Buying wine, liquor and other spirits in Israel can be dramatically different than say in the United States or even most other countries. There are far more outlets, as Israeli businesses typically aren’t restrained from sling liquor by community zoning restrictions or prohibitively available or expensive liquor specific licensing.
Kiosks, the closest equivalent to an American convenience store in Israel, usually carry wine but only a sparse selection of a few bottles and at a ridiculous mark-up. For instance a bottle that might sell for 27 NIS might sell for 80 NIS. It’s an outlet best suited for unknowing tourists, late night revelers and those in a rush.
Supermarkets in Israel tend to have much larger selections but typically carry only entry level wines. For instance, many larger wineries have 4 to 6 series of wine graduating in quality. The supermarkets typically only sell the first two levels, sometimes carrying the third tier, but rarely premium wines.
Some wineries intentionally block sales of either all their wines or their higher tier wines being sold in supermarkets because they believe there’s a stigma associated with selling wine in the supermarkets and that many finer restaurants do not want to place “supermarket” wine on their wine lists.
With over 5,000 wine labels in Israel few, if any, wine shops come close to offering all the wines available in Israel. Vino Cigar, a prominent wine shop in the Azrieli Center in Tel Aviv, estimated that they carry about 1,000 bottles. They shy away from carrying low-end wine that is extremely price competitive as they offer the retailer low returns per bottle for valuable shelf space.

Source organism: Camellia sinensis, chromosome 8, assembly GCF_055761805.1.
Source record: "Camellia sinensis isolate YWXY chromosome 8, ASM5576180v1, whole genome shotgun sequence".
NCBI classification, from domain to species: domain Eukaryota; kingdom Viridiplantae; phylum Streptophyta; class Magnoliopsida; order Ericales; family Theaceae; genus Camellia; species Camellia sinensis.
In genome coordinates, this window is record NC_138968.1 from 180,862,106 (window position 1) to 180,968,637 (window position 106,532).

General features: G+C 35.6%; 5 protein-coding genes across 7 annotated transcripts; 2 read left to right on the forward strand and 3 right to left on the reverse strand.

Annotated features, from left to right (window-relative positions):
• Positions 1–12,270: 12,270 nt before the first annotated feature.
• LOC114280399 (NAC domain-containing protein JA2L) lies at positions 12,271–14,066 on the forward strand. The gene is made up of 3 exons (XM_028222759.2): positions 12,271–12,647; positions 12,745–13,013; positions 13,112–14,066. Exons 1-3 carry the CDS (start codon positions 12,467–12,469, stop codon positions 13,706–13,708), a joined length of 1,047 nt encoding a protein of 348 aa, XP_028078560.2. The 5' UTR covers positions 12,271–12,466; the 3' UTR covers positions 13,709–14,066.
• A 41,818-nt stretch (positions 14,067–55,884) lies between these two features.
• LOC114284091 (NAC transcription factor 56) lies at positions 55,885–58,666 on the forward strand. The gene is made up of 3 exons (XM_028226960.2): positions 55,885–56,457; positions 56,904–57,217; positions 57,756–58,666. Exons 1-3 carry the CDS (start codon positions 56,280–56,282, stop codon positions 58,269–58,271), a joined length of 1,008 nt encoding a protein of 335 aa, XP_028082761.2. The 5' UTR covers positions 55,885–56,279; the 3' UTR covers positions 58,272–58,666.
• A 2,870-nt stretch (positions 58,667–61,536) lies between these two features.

It’s also not that uncommon for many retail outlets to only carry Kosher wines (which many of Israel’s best wines are). Over 90% of the wine produced in Israel is kosher as the top 30 commercial producers are kosher. Yet, about 80% of the wineries are not kosher. This is because so many smaller wineries don’t bother seeking Kosher supervision and approval. Some factors of why the wineries do not seek the Kosher approval include the added cost of hiring only Sabbath observant Jews to work with the wine until a winery is producing more than 100,000 bottles a year (the often quoted plateau wineries believe warrant the additional costs involved).
One of the more enjoyable options is to shop at the source. The only place you’ll typically find the complete selection of a winery is at the winery itself. In Israel, most of the wineries offer their wines at reasonable prices compared to supermarkets, kiosks and wine shops that carry their wine. There are often exclusive deals not offered elsewhere and sometimes exclusive distribution of some limited edition wines. If one’s lucky a barrel tasting of a still aging wine or an unreleased bottled wine might be in the cards as well.
Another interesting option is the ecological friendly refilling station a winery might offer, something unheard of in the highly regulated United States. For example, at the Tishbi Winery in Binyamina, they offer their entry level Cabernet Sauvignon/Petire Sirah wine that retails for 32 NIS/bottle for only 19 NIS a liter which translates into 14.25 NIS a standard 750ml bottle (about $3.50). Repeat customers or those in the know bring in old wine bottles, vodka bottles even plastic water bottles of all sizes and shapes to take advantage of these rock bottom prices.
Article Contributed by David Rhodes